Directories provide listings and information on websites within structured categories, allowing users to search for key terms or browse through the subject hierarchy.
The main difference to search engines is that directories are compiled by humans, so that all websites submitted to them need to provide more information than just a URL. The chances of getting listed on the big directories are becoming harder as the sheer quantity of websites overpowers the editorial capabilities of these search tools.
The most popular web directories are:
Yahoo! became the undisputed ‘king of the search directories’ on the web and, together with Google, received twice as much traffic as the next largest search tool. As a result, it became one of the most essential sites to get listed on, but also one of the hardest. Launched at the end of 1994, Yahoo! was one of the first search tools and employed a large team of editors in the US and in its regional countries.
After 2001, business sites could only get listed by paying a review fee, with the US site leading the way and other regional Yahoo!’s tending to follow the model. More recently Yahoo! has changed the focus of its search capabilities by acquiring its own search engine capability and relegating the directory listings to a supplementary search option, largely because the growth of the web meant that the directory listings couldn’t keep pace and remain economical. Listings can still be submitted to the Yahoo! directory, although the value of these is now less than in previous years.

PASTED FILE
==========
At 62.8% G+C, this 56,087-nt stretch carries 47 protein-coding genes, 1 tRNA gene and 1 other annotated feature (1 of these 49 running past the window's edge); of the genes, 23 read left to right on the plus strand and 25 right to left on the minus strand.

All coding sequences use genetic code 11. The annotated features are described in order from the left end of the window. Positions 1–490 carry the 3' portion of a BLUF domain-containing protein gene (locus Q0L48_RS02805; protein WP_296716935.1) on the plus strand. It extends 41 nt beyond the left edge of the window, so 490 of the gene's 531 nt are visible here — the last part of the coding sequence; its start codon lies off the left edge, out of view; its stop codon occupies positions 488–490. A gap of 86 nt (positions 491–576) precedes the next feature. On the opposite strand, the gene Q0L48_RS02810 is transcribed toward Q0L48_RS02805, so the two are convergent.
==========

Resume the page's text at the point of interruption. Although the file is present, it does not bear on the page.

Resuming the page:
This is a unique directory model that uses a wide network of volunteer editors. ODP (or DMOZ) was acquired by Netscape soon after its launch in 1998 and the directory is made available on an open license arrangement to provide supplementary listings to many search sites, including Lycos, AltaVista, HotBot and AOL Search.
A listing on this directory can take a long time to achieve, depending on the popularity of a section, the availability of a subject editor and the backlog of submissions. More recently this problem has become worse as the importance of an ODP listing for rankings within Google has increased the volume of submissions to the site, which in turn has put more pressure on the dwindling number of editors.
The other main directories on the web now tend to be specialised subject directories, such as business directories or shopping directories. These can still provide ranking and linking advantages to websites and should be considered as part of a submission strategy or link building programme.